it still comes back to the person

        I don’t not murder someone because the law says I shouldn’t
        I don’t murder because I value life as being our one shot to exist; how could I take that away from someone?

        I don’t steal not because I could be charged, criminal charges are not the social impediment they used to be and in some quarters, a criminal record is a matter of pride and achievement.

        I don’t steal because I wouldn’t like it if someone stole from me –

        I don’t oppress people because I know what it’s like to be oppressed and legally lesser than.

        and that’s really the thing

        I grew up in Canada with all the rights of anyone else – until I came out and suddenly it was legal to fire me – and 2 bosses did.

        The law allowed them to take out their bigotry and I had no legal corrective process.

        having no rights in a rights based society
        gives you a very intimate understanding of the difference between what’s moral and what’s legal.

        and if you really want to know how unequal people are willing to treat others when they can – just tell people you’re gay and see how differently they behave towards you.

        Because anyone who treats you differently, is showing you the caliber of their morals.

  2. Morality develops in humans. This fundamental understanding is really important and is backed by a sound consensus in a variety of disciplines like child psych, biology, neuroscience, sociology, etc..

    When it comes to child development, it helps parents immensely to understand how they can aid in the quality of this natural development and this is where the notion of autonomy, meaning the right to make informed and responsible decisions, becomes a very important consideration.

    Listening and learning to trust our biology for moral guidance is a fascinating area of child development as well as understanding and successfully predicting adult behaviour, but I won’t go into this here; instead I’ll touch on the question about how effective religion is in ‘teaching’ children about moral autonomy.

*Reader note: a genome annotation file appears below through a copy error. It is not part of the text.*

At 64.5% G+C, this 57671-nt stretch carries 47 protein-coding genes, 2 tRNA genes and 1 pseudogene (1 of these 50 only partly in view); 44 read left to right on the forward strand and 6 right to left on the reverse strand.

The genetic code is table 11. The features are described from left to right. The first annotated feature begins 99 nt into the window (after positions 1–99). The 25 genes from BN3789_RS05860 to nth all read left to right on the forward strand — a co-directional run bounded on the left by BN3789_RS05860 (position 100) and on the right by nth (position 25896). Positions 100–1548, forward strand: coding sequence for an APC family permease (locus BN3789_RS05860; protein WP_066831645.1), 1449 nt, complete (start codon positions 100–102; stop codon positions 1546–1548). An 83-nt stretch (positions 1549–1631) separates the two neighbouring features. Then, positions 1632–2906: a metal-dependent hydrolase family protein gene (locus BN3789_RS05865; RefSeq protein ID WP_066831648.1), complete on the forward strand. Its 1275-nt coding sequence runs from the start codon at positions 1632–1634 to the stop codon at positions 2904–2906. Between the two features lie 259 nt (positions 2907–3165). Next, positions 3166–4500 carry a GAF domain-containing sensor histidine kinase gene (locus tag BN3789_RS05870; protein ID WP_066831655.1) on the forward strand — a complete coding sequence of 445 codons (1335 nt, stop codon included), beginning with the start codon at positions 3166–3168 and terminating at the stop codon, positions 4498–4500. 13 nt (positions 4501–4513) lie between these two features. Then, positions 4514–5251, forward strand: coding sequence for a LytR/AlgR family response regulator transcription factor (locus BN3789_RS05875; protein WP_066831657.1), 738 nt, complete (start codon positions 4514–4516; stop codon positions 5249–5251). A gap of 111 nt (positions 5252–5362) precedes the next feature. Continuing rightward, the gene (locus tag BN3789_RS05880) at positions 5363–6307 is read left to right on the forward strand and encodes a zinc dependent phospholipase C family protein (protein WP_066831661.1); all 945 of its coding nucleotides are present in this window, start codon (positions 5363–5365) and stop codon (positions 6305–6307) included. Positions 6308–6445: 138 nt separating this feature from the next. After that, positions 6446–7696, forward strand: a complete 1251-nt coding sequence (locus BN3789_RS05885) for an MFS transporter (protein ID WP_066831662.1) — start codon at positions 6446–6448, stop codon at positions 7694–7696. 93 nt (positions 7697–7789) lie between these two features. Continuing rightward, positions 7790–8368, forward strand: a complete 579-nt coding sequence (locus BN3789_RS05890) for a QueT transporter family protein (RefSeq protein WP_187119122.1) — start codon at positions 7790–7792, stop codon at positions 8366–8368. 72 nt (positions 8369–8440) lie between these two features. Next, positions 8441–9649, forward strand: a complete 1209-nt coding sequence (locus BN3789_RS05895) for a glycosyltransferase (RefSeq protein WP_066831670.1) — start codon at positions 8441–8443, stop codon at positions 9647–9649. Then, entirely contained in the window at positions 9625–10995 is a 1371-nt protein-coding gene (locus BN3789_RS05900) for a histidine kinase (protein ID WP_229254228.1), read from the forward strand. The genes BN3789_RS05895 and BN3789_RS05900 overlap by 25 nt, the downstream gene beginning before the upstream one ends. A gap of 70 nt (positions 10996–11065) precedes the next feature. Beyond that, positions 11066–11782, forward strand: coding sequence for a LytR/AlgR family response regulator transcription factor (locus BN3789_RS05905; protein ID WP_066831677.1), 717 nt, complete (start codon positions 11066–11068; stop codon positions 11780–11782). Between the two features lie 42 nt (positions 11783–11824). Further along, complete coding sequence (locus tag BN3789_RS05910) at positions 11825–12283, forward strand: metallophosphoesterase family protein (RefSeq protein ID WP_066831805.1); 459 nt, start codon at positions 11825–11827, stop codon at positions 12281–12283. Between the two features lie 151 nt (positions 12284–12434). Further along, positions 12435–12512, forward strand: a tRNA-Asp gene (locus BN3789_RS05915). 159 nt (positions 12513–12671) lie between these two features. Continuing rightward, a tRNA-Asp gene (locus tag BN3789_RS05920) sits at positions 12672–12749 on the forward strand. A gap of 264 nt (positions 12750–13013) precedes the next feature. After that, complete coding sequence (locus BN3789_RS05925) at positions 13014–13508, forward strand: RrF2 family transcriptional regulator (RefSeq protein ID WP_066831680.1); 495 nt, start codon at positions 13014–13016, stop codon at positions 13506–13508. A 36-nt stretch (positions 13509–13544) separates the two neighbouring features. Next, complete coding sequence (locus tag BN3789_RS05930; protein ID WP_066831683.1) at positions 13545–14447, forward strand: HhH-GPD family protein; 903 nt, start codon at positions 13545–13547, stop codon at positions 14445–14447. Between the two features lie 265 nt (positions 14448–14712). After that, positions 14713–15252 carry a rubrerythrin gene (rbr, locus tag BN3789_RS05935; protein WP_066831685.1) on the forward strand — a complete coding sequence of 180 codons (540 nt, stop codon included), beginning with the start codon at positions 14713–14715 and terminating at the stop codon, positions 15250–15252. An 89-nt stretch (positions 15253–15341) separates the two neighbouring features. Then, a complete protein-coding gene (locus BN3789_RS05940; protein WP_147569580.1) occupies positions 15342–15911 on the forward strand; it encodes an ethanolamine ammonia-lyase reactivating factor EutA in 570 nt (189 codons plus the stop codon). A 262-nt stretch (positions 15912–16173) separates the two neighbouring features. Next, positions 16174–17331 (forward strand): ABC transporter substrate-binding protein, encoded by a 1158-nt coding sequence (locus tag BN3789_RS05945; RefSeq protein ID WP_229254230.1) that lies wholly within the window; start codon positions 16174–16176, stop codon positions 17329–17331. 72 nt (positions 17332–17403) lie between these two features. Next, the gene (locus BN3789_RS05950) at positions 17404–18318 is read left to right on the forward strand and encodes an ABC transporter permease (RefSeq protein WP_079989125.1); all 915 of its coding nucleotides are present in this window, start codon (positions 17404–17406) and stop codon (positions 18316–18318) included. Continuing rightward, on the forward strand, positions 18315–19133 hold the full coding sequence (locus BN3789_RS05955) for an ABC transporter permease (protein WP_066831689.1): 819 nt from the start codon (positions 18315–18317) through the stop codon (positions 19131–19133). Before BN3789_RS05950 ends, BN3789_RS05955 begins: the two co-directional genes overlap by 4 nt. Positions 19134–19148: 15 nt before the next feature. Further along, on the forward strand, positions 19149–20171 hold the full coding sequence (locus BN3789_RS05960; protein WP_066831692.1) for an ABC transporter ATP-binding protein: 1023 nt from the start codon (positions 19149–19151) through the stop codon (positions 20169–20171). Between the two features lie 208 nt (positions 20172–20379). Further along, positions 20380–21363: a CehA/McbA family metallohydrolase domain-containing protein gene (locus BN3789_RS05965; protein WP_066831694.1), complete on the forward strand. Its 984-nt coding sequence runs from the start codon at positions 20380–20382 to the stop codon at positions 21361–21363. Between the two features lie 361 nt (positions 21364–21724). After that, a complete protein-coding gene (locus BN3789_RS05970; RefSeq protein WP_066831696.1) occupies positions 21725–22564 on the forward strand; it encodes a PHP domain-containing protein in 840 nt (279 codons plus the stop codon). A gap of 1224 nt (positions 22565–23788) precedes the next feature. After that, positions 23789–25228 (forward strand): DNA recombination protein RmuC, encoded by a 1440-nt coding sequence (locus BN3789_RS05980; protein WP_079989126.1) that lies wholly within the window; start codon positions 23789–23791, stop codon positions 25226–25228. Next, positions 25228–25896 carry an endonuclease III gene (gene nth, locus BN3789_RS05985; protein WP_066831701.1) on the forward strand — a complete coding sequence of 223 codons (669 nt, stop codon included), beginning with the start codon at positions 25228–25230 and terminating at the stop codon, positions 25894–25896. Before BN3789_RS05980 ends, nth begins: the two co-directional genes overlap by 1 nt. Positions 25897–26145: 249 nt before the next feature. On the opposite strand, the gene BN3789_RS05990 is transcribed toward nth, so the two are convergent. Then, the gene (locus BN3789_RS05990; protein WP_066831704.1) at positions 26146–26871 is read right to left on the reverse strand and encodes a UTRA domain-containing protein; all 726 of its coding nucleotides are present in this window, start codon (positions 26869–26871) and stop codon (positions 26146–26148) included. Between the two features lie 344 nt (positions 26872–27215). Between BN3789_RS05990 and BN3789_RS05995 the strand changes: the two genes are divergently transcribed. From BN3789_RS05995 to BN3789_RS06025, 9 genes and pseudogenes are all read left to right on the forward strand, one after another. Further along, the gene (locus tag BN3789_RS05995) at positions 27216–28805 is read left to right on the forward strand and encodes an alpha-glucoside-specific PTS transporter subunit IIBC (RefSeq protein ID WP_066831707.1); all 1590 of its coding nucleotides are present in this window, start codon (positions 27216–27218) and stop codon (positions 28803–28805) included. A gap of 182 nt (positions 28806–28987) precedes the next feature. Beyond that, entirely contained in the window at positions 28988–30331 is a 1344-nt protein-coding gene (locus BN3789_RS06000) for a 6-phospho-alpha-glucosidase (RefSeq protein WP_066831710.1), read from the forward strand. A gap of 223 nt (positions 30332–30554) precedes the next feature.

When we turn to religion to provide us with some kind of moral blueprint with preset moral rules and prohibitions based on some divine authority, the question we have to ask is whether this model aids, is neutral, or impedes moral development.

    I think the evidence is very strong and quite compelling that religious authority for morality does not serve a healthy development of moral autonomy for children because children do things not because they think it is the right thing do given the circumstances and intentions, but because it the right thing to do according to some authority other than their own. This actually stunts moral autonomy. Moral autonomy is developed by owning our actions, accepting the consequences, learning that our actions have effects we may not have considered, but knowing that we sometimes have to act as best we can without knowing all the facts. And isn’t this true of life we face as adults? The bottom line in developing healthy autonomy in children lies in the answer to the following question: is the child doing something because he or she thinks it’s the right thing to do or is the child doing something because he or she thinks it’s what someone else wants them to do? Healthy autonomy does not emerge out of the latter. Dependence does.

    • If i’m correct, this is about being your own moral authority. But, doesn’t all form of morality come from an outside source? no matter our view of morality, it is still influenced largely by events outside us, by our perception of those events. As a person grows, he begins to see things in a better light. A child can only see so much, just the same way you only understood some stuffs your parents did until you grew up. Even if a child is allowed to be his own moral authority, he still makes those standards by what he sees his parents doing, so really, he isn’t his own authority. Try letting a child be their own moral authority…in fact, try it on your own child. All these stuffs are nice until we try them on ourselves, or our loved ones.
      And, If you depend on an outside source for life and your next breath, if you aren’t the one that decides how long you live, or if you aren’t the one that made yourself, why should you choose the direction of your life? Sorry guy, i don’t know how practical those things are in the U.S but here in Nigeria, you’ll be deceiving yourself with ‘plenty plenty grammar’ if you live like this.

      • But, doesn’t all form of morality come from an outside source?